Deep within the mountains of skyscrapers that compose New York City, the ocean is all but forgotten. In Istanbul, the water is a central part of the cityscape.
If you board a ferry and follow the Bosphorus all the way to the Black Sea, which we did this morning, you notice that while the city sprawls to the water’s edge, the skyscrapers are relegated to sections of hilltops. Next to Venice, I haven’t visited a city where water is such an integral part of daily life.
If not for its choppy waves and blue-green color, you’d think the Bosphorus was a mighty river a la the Mississippi. But when you follow the Strait to the Black Sea, you are confronted with a seemingly infinite body of water just beyond the gargantuan pilings of a bridge in progress.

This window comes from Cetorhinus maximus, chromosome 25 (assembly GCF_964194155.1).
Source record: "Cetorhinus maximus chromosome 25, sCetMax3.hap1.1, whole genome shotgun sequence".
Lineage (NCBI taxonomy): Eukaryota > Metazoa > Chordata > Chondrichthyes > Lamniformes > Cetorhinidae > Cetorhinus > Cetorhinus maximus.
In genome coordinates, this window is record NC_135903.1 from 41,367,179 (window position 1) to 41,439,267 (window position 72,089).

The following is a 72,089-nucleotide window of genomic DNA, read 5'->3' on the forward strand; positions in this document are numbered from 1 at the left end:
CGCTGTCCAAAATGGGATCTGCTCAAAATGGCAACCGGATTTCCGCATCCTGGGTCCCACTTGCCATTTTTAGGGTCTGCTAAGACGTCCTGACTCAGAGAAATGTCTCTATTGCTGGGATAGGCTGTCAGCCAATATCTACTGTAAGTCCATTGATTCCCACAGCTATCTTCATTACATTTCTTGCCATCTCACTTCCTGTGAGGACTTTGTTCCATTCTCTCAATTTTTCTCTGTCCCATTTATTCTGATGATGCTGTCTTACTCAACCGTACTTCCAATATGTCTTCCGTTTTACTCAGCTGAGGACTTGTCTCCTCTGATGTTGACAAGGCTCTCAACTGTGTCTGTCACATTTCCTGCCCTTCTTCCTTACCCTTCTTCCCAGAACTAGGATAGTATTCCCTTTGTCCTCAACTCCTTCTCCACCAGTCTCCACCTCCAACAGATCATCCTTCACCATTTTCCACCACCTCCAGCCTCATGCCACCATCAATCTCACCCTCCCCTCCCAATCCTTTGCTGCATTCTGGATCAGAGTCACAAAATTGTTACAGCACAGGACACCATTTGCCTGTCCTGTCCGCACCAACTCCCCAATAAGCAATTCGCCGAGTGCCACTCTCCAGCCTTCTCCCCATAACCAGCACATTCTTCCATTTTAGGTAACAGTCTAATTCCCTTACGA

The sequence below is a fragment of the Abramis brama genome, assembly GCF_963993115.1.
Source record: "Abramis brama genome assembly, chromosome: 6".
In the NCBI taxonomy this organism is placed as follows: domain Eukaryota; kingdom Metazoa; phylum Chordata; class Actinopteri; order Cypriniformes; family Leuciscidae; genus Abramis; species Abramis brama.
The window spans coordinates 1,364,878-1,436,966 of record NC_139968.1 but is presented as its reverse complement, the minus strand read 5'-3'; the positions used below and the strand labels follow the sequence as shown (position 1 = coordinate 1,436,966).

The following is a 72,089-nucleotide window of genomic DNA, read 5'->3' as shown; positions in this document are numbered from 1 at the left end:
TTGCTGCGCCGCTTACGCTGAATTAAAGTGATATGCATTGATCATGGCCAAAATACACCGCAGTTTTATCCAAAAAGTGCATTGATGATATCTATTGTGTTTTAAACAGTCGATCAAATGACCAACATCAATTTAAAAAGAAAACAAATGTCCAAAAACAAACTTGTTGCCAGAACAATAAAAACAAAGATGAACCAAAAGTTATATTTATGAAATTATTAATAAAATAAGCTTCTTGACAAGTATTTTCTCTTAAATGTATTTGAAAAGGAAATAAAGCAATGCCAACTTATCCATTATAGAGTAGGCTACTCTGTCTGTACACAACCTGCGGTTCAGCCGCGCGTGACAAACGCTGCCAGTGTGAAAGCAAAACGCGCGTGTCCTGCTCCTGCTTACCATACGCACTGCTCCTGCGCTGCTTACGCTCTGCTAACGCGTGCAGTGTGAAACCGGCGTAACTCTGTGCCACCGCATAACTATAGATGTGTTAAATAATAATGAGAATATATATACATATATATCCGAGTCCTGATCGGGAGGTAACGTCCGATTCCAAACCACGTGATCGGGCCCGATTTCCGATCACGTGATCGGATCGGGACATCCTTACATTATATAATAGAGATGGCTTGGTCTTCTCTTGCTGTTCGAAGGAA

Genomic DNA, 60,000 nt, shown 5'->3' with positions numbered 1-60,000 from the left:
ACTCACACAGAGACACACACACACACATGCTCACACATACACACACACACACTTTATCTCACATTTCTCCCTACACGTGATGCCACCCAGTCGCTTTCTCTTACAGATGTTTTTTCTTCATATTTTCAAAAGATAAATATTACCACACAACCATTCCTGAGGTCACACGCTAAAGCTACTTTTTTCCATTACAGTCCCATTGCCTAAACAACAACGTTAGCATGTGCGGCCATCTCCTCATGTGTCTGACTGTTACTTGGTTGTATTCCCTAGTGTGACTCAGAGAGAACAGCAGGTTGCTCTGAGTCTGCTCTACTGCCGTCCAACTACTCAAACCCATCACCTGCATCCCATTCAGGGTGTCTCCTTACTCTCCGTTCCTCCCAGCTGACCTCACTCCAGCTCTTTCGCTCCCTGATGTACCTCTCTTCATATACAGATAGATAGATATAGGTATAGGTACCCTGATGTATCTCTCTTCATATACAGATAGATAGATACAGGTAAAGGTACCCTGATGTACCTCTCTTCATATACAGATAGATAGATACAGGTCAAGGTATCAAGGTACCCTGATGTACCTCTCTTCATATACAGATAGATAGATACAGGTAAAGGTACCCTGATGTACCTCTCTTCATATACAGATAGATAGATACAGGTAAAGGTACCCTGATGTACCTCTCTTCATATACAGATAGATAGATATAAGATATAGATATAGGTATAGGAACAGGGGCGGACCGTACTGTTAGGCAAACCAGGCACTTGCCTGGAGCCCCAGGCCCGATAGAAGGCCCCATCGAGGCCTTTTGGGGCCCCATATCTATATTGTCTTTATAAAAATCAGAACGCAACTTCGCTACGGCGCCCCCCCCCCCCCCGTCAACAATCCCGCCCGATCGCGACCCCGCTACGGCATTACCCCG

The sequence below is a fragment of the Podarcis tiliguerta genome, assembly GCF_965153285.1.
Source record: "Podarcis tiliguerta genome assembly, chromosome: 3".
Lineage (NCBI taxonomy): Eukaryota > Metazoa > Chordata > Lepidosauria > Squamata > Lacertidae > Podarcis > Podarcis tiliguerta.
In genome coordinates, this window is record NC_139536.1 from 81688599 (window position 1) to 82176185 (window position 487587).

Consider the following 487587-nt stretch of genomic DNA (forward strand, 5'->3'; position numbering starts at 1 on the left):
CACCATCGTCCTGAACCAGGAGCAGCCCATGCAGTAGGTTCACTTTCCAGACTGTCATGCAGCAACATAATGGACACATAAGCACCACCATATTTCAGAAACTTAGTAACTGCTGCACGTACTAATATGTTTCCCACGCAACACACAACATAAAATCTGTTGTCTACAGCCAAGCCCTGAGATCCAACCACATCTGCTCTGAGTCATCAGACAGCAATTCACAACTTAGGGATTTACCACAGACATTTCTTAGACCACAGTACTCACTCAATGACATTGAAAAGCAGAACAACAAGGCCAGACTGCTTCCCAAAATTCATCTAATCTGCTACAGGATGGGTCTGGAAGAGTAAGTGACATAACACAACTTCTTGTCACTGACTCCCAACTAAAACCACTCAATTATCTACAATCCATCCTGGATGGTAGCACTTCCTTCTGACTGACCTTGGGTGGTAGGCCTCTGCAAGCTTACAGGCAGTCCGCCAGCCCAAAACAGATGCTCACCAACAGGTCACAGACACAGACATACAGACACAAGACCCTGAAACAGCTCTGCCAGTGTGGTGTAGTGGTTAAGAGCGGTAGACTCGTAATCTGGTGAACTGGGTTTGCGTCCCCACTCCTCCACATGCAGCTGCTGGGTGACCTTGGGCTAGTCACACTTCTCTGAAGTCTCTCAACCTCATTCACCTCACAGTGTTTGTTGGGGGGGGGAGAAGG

The last village on the right before the Bosphorus merges with the sea is Anadolu Kavagi. It’s home to the remains of Yoros Kalesi, a castle first fortified during the Byzantine Empire. A sister castle once stood on the opposite side of the Strait and a huge chain was stretched across the Bosphorus to prevent unwanted ships from entering.
This area continues to be important to the defense of Istanbul today. (Think Russian oligarch who has gained access to the Black Sea with his endeavors in Ukraine.) It was evident that Turkey aggressively protects this border as most of the land around Yoros Kalesi was owned by the government and housed fenced-in military installations equipped with armed guards.
But Anadolu Kavagi remains a prime
tourist spot and four American tourists respectfully ignored the military presence as we dined and went about sightseeing in the village.